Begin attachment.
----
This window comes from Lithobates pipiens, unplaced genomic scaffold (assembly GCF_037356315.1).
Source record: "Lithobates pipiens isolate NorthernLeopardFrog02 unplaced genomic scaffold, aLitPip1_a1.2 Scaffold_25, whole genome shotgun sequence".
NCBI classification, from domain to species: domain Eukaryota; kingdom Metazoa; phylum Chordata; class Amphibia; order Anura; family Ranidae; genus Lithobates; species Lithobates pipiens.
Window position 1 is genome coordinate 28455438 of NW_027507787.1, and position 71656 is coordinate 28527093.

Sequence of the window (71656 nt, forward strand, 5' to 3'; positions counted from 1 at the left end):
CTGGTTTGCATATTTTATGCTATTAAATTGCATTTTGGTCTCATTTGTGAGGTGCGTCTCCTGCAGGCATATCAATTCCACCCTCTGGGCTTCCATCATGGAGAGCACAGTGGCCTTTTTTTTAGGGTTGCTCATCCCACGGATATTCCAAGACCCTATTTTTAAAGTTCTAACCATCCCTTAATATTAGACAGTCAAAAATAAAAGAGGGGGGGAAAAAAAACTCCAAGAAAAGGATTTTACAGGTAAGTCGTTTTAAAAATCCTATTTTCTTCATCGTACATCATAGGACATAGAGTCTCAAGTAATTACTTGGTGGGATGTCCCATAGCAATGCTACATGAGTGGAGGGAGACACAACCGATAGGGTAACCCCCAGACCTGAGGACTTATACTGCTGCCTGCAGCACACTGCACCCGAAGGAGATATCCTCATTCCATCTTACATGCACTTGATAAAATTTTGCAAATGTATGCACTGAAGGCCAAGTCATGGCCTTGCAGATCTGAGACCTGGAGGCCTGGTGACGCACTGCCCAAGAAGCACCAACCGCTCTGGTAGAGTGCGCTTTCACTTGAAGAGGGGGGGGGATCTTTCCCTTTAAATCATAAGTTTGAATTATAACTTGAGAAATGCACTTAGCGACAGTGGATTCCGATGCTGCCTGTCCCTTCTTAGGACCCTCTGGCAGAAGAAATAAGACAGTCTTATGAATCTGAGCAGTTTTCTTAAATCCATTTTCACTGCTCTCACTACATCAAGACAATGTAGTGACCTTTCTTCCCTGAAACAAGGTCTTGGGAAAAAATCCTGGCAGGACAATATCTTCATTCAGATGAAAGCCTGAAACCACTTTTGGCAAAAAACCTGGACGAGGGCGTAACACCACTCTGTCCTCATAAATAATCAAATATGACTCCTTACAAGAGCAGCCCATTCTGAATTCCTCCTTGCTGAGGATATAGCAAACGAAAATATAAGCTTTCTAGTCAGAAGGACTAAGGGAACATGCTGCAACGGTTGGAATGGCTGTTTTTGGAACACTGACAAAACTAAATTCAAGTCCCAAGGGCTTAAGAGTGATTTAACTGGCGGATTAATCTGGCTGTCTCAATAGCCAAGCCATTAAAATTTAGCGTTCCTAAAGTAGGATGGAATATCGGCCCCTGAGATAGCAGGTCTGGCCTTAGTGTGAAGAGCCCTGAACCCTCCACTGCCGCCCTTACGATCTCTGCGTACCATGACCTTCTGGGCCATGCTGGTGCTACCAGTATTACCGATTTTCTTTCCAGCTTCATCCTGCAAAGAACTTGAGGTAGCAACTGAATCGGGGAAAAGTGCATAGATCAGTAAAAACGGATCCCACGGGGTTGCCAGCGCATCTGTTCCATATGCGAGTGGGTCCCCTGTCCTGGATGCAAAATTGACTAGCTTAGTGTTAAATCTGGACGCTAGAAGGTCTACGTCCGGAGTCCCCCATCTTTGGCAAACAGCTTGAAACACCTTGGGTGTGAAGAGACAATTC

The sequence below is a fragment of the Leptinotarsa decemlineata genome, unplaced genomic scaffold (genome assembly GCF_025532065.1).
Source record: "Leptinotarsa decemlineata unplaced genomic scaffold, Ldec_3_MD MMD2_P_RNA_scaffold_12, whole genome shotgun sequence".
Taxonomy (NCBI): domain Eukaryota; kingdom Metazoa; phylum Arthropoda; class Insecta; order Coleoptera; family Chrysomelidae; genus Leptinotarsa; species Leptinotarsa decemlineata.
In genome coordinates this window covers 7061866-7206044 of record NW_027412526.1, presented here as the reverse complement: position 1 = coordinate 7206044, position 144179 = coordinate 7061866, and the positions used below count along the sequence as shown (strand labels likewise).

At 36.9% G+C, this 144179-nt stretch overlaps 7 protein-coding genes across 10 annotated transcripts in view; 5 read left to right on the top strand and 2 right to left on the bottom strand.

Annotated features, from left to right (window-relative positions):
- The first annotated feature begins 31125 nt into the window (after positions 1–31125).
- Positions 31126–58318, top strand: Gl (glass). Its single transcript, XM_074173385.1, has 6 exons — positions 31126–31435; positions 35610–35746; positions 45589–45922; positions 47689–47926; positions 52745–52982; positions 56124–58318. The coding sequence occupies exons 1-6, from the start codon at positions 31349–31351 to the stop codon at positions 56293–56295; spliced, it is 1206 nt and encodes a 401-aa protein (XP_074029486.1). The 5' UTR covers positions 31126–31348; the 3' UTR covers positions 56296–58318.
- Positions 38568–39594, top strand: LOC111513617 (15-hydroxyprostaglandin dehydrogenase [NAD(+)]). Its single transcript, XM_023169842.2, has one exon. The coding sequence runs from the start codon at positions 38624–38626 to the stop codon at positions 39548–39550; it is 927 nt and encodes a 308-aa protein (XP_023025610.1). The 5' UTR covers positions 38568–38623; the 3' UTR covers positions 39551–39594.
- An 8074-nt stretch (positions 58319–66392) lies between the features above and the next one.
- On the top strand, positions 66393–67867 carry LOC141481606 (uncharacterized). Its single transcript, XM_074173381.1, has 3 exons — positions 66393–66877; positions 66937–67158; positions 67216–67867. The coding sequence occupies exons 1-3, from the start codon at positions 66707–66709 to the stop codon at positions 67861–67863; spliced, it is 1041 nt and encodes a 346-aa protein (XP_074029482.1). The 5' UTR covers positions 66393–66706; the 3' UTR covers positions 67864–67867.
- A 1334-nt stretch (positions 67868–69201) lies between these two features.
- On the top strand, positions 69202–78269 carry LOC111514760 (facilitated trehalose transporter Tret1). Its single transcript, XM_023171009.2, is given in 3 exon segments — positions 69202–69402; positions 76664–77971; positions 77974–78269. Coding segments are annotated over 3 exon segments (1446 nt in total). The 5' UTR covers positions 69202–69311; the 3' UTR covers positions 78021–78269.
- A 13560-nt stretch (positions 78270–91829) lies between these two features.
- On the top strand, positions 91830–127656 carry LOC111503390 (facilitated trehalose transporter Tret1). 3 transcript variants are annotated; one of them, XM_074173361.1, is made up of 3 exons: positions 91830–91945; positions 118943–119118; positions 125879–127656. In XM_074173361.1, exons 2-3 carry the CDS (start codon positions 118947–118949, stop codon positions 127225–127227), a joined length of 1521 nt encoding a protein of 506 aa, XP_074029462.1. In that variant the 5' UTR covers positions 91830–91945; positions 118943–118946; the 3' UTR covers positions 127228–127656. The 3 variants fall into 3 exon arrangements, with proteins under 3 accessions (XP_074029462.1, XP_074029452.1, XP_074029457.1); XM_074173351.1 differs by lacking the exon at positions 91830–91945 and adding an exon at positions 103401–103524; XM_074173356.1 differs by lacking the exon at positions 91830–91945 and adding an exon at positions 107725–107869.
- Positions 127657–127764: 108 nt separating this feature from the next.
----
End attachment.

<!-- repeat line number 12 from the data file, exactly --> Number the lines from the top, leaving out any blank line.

Annotated features, from left to right (window-relative positions):